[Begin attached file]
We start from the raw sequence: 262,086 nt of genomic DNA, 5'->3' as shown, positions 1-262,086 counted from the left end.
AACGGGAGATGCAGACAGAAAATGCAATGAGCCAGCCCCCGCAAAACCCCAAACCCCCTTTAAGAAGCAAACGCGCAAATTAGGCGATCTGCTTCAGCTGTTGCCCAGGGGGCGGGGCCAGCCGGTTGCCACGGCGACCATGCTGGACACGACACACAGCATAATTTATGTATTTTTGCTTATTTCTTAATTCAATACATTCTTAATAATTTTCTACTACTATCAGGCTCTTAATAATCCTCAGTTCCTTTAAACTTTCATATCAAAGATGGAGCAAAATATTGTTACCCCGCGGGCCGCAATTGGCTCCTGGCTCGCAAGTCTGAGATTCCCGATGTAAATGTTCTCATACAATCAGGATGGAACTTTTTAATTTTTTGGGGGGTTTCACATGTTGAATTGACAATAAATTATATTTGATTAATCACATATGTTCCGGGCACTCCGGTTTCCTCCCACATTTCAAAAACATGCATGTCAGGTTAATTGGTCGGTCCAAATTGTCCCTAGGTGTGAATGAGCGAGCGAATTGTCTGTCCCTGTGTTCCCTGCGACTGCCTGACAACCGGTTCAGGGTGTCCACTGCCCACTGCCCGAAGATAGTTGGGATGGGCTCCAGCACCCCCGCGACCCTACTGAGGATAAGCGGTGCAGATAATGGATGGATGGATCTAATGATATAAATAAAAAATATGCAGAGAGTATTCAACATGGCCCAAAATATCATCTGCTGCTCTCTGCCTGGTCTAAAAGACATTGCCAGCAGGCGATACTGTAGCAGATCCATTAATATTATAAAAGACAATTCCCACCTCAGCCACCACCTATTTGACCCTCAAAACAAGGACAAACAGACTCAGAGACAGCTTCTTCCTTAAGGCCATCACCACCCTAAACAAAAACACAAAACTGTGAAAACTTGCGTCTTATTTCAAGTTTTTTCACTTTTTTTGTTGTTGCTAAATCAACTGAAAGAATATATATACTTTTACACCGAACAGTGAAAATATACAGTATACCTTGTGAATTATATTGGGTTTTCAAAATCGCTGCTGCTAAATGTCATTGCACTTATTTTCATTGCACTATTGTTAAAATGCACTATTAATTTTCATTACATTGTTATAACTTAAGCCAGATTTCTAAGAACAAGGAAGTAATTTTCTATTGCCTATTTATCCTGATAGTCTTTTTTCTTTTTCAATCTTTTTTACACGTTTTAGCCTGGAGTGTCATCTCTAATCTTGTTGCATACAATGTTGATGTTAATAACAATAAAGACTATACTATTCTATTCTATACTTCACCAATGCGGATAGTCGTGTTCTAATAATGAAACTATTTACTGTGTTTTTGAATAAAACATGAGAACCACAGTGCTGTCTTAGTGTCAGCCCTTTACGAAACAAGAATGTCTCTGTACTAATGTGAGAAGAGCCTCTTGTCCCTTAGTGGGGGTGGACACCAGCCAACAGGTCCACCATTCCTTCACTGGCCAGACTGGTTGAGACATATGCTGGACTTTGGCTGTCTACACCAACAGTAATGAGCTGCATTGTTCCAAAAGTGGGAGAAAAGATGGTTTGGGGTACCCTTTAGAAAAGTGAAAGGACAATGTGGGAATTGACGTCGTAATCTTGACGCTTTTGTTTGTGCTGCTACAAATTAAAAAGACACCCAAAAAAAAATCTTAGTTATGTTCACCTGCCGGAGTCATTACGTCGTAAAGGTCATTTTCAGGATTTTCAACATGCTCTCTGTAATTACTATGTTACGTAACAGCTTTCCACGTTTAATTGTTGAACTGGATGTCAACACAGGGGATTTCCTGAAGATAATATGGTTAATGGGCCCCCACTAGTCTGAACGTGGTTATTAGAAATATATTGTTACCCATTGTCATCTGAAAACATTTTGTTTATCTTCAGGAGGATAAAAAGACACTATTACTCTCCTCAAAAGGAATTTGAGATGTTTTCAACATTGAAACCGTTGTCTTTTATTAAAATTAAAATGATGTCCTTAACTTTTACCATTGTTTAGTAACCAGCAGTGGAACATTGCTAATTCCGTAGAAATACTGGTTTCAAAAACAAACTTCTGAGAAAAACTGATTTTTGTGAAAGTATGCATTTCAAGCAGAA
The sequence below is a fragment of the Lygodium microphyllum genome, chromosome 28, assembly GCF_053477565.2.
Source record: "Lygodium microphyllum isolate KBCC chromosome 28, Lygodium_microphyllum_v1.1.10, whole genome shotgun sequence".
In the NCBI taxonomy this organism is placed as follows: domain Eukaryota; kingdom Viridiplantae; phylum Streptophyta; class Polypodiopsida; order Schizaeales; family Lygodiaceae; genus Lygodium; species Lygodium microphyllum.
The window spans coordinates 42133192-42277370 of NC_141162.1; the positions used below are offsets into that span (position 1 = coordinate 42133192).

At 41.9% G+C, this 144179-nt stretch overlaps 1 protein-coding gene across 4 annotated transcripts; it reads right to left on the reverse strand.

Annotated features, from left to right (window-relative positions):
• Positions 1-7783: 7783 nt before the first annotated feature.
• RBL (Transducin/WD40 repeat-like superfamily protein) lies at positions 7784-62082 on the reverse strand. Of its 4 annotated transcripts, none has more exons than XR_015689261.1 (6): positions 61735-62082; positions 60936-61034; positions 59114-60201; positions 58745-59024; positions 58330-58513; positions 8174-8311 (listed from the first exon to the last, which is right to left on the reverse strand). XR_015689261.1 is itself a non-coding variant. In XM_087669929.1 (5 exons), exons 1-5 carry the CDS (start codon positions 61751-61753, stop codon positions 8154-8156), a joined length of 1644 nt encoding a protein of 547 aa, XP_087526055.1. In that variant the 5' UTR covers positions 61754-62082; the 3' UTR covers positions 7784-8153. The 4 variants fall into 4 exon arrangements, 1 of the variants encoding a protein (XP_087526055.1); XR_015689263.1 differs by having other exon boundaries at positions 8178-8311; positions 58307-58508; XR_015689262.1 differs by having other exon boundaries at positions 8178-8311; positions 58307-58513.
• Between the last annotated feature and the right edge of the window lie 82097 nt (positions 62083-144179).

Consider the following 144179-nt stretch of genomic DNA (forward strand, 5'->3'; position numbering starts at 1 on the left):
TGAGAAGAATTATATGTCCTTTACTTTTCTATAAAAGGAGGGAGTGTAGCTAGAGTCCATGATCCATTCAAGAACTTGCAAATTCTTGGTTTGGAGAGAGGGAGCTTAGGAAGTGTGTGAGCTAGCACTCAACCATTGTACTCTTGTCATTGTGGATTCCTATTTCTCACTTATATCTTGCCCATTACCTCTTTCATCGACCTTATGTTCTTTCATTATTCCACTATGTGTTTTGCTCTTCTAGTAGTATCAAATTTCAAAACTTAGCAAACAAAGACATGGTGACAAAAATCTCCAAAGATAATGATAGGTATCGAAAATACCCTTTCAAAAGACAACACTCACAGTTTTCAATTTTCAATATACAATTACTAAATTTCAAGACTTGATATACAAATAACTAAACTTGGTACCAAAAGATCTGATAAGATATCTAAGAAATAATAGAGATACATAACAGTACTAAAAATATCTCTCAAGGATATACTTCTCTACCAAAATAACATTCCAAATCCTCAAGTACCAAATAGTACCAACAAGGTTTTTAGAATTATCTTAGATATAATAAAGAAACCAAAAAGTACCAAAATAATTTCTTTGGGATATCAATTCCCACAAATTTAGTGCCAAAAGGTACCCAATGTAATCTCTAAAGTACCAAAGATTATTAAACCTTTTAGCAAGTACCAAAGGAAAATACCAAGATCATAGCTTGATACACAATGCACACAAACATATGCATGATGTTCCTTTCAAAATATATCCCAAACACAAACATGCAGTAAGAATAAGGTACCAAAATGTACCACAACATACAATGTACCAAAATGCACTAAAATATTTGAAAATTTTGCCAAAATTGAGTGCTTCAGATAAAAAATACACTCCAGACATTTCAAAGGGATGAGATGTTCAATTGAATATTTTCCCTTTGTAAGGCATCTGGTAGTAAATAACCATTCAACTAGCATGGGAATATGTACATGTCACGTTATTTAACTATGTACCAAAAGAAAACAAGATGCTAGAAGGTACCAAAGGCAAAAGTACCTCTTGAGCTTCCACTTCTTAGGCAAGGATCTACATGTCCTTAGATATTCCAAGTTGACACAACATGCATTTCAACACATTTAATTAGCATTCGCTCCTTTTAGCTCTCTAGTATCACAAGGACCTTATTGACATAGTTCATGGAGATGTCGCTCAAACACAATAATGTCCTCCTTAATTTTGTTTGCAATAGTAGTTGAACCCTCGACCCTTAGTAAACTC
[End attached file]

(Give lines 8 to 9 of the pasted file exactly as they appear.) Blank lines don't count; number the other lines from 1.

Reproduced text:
Annotated features, from left to right (window-relative positions):
• Positions 1-7783: 7783 nt before the first annotated feature.